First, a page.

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Pastoralism: hidden in the Himalayas

Cattle fair at Gasota Mahadev, Himachal Pradesh (HP Harmirpur)
Cattle fair at Gasota Mahadev, Himachal Pradesh
HP Harmirpur

Amongst spectacular white peaks and fast flowing blue rivers, the state of Himachal Pradesh lies in the North western Himalayan region. The landscape, 10,000 feet above sea level, is marked with mountain passes, winding among the remotest and most inaccessible tribal areas in the state. Animal husbandry is the main occupation of the Gaddi and the Gujjar tribes in the area for a number of reasons apart from cultural tradition. Plots of land are too small to farm, and there is a lack of infrastructure or irrigation facilities as well as extreme seasonal weather patterns. For centuries, pastoralists have moved their herds over the mountain passes to sub-tropical areas during the winter and to alpine pastures during the summer, in search of quality fodder for their animals.

India has one of the largest livestock populations in the world. Livestock contribute about 25 per cent of India's agricultural GDP. The animals provide local people in isolated areas with buffalo milk, small-stock meat and wool. As well as providing a service, pastoralists use land which is otherwise uncultivable, increasing the amount of land available to an already expanding population. They also rear indigenous animal breeds, retaining rich genetic variety. However, pastoralist systems in India, as in other parts of the world, are under pressure.

On the move

The largest constraint for pastoralists is lack of land for pasture, which is related to their restrictions and in some cases legal exemption from land ownership. In some areas, industrial activities have also reduced the amount of pastoral land available. There is increased competition over scarce common property resource, and some social groups are being excluded from their use. In summer when pastoralists move to alpine pastures, they cause conflict by moving through gazetted forests and National Parks, prohibited for grazing.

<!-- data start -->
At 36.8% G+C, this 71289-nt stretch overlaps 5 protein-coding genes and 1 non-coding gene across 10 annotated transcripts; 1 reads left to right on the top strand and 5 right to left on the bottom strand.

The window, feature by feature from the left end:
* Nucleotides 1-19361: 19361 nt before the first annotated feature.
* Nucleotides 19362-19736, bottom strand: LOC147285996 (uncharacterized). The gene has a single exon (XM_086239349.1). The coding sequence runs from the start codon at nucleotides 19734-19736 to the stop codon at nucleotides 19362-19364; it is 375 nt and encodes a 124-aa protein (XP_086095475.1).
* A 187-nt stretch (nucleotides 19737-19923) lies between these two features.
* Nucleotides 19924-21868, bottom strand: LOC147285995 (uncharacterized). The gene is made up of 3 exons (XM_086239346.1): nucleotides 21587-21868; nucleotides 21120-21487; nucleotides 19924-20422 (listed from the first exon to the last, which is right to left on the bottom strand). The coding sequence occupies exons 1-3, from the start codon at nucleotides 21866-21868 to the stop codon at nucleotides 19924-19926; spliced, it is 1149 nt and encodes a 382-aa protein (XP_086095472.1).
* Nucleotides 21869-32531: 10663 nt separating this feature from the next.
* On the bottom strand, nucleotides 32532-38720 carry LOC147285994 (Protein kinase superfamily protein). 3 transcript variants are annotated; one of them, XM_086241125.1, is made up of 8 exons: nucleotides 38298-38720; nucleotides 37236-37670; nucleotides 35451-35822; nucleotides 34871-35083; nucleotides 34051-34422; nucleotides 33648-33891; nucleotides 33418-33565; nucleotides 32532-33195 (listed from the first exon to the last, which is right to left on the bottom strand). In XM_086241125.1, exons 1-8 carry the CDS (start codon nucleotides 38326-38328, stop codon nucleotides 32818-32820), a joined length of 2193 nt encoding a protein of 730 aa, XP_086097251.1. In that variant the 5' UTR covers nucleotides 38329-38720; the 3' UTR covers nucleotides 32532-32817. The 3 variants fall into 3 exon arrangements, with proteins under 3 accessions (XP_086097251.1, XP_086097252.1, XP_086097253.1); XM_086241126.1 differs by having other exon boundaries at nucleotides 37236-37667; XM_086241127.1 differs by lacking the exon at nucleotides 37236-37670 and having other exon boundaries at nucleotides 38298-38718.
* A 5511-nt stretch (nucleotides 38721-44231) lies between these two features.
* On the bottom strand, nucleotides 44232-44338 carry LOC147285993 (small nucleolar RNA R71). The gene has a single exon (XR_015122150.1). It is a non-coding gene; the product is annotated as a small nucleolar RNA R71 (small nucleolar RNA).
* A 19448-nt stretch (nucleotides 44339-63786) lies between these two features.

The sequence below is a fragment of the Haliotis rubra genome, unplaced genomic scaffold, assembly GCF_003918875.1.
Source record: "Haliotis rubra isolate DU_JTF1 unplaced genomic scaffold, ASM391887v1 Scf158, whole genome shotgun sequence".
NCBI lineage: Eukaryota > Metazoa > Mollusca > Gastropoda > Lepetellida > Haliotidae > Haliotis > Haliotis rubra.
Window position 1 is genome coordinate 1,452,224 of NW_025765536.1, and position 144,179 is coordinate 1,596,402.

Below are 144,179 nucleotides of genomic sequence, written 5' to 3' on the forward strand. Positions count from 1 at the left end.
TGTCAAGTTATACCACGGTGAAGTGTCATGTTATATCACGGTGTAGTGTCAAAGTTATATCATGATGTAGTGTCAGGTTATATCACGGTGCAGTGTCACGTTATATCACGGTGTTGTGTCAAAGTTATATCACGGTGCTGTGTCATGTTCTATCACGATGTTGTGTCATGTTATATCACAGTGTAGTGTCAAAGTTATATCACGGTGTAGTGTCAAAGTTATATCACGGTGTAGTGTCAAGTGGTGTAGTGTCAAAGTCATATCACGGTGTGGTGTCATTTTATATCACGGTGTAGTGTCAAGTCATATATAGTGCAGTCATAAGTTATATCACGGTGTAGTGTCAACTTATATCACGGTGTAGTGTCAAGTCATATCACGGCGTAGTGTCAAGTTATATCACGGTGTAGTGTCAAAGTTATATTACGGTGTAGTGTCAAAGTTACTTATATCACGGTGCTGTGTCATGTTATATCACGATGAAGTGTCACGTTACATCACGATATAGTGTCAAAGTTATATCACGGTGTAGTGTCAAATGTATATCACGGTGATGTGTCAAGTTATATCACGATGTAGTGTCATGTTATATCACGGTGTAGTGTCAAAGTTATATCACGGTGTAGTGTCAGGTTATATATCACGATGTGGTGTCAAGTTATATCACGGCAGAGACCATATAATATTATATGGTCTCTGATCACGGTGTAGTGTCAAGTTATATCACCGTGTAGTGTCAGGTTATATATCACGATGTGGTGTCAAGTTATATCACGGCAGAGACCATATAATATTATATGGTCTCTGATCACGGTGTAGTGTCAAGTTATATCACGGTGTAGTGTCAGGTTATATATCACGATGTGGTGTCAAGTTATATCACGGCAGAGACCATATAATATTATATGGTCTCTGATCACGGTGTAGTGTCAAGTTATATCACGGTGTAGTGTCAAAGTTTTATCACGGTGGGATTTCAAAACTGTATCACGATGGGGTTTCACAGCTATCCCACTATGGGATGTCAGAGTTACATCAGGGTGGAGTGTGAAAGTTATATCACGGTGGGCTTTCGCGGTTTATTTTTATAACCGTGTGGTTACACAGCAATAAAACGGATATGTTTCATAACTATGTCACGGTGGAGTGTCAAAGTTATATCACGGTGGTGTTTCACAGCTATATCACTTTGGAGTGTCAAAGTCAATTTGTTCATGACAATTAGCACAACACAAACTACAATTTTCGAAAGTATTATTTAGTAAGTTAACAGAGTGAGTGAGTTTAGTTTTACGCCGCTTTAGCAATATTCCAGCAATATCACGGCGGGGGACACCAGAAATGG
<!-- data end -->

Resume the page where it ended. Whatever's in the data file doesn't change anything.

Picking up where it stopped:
During the 20th century, most national governments tried to force pastoralists to stop their migration and reduce the size of their herds to prevent over-grazing. Pastoralists have constantly resisted, as they view livestock as symbols of wealth and as security against unpredictable climatic conditions. But, there is little organisation between pastoral communities because they are always moving, limiting their ability to bargain or negotiate with other institutions, and their involvement in the policy process. As a result they have tended to lose access to land and water resources to other uses like agriculture and industry. The pastoral system has been in deep crisis for decades, compounded by weak governance and political marginalisation.

Kept in the dark

Indian pastoralism is poorly documented, with even the names of pastoral groups subject to uncertainty and confusion, and few detailed descriptions of pastoral systems. Pastoralists represent a sub-sector of Indian society that has received much less attention in comparison with other social groups. Policy makers tend to view livestock keeping as a marginal occupation, giving little emphasis to commercial ventures or opportunities. Despite their significant economic and social significance, there is no systematic study of pastoral systems in the country, nor even informed estimates on how many pastoralists there are. Information about pastoralists is not available at national or state level, making policy formulation difficult. They are generally viewed as an obstacle to development. Government intervention needs to improve access to land, water and fodder supplies, develop models for delivering human and animal services to mobile populations, and to develop efficient marketing systems such as outlets for sheep milk, wool and traditional handicrafts for pastoral women, and where pastoralists are culturally prepared to sell animals for slaughter, sheep, goat and buffalo meat.

Is there a future?

There are ways in which local pastoral communities have adapted to changing conditions. They have expanded their herds, and diversified their income generating activities by becoming involved in wage labour or agriculture. They have sought to make informal agreements among pastoral communities, and with sedentary communities, for sharing land and water resources. But, to date there have been no specific national or state policies for the sustainable development of pastoral communities. Attempts made to foster dialogue between representatives of pastoral groups in Rajasthan and Gujarat with national planners and policy makers, or the existence of state-level Pastoral Welfare Boards have not yet effected policy change. Better understanding of the relationships between poverty and natural resources would be of great value to both development agencies and national governments. It would also guarantee that pastoralists are not just a spectacle of the past.

Date published: May 2006


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